Meet Audrey Faye Hendricks, at only 9 years old, she’s the youngest known child to be arrested during the Civil Rights Movement. She bravely protested against segregation and got arrested for it. It’s definitely no child game for this young marcher got jailed for days!
Fact check the sources used for this fact at the end of this article.
Audrey and her family are from Birmingham, Alabama – one of the most segregated cities in the 1960s even after the Supreme Court has already ruled it unconstitutional. And the Hendricks is not quite your average family, they were very involved in Civil Rights Movement. Her father, Joe, was actually arrested once for not giving up his seats on a bus, while mom, Lola, has always been very active in organizing mass meetings, nonviolent protests, and economic boycotts.
See you, this family is no stranger to Civil Rights leaders, like Martin Luther King Jr for one. Yes, the man would sometimes end up in Audrey’s house. Suffice to say Audrey is pretty exposed to mass meetings even at a young age. And it was one of MLK’s speeches at Audrey’s local church that eventually made her mind up that yes, she really wants to be involved – like the kind that can get you arrested involved.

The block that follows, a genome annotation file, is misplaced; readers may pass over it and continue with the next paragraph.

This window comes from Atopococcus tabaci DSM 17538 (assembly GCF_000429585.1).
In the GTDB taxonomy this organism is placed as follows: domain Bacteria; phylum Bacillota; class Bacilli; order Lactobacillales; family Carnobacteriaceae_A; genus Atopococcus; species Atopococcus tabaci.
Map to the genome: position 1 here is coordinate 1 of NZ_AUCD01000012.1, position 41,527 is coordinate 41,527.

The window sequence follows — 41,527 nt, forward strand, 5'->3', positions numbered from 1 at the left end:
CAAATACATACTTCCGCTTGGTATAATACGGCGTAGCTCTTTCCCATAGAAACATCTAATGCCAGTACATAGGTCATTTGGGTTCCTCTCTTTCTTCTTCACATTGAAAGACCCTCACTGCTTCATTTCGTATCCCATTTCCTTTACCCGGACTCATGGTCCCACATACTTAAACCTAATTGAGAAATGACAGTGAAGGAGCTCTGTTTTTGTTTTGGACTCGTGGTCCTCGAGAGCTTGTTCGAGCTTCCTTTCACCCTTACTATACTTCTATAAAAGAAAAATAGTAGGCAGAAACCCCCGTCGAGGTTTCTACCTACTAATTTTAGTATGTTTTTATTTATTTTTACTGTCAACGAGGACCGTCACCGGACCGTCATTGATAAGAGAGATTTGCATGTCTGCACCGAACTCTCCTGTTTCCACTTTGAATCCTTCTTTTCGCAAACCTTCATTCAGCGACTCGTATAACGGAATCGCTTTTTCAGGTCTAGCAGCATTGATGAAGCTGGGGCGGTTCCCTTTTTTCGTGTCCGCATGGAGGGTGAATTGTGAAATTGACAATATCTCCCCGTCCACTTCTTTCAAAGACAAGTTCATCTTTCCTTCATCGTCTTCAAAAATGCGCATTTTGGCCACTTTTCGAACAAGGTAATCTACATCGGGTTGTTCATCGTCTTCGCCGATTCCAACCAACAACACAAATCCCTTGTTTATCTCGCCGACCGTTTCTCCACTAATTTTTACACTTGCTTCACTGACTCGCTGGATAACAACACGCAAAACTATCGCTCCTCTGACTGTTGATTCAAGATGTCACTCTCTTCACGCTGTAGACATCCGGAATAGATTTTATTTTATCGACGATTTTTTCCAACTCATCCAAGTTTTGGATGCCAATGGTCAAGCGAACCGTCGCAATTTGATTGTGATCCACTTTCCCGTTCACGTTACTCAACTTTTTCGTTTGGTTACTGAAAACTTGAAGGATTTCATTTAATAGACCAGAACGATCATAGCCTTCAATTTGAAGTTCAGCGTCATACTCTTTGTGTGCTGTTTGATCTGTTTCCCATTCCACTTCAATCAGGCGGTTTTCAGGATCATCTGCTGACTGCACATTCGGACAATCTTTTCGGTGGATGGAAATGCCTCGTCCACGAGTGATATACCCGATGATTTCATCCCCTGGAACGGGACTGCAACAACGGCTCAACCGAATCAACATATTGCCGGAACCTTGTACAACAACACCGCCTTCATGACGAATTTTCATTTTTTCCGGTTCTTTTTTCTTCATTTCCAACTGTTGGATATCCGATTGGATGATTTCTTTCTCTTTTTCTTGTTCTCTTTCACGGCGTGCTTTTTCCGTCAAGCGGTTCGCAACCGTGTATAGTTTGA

So come May 2, 1963, and Audrey along with thousands of other children proudly march while singing “Ain’t Gonna Let Nobody Turn Me Round.” She’s the youngest known protester that got arrested after four days of protesting. She went on to spend days in jail until she and the other 500 children were eventually released on May 8.
That was just the start for Audrey, she went on to continue her work around Civil Rights Movements and attended her first desegrated school (15 years after the Supreme Court ruled that segregated schools were unconstitutional in 1554 Brown v Board of Education). Although according to Audrey, she and other fellow black students spent their first 2 weeks in the auditorium, because the school isn’t quite sure what to do with them.
Audrey, after graduating from college and working as a teacher in Dallas for eight years, returned to Birmingham. She worked with children from low-income families for 25 years. She went on to earn her Master’s degree in 2007 with her thesis about women who participated in the Civil Rights Movement.
Audrey passed away in her hometown Alabama on March 1, 2009. She was 55.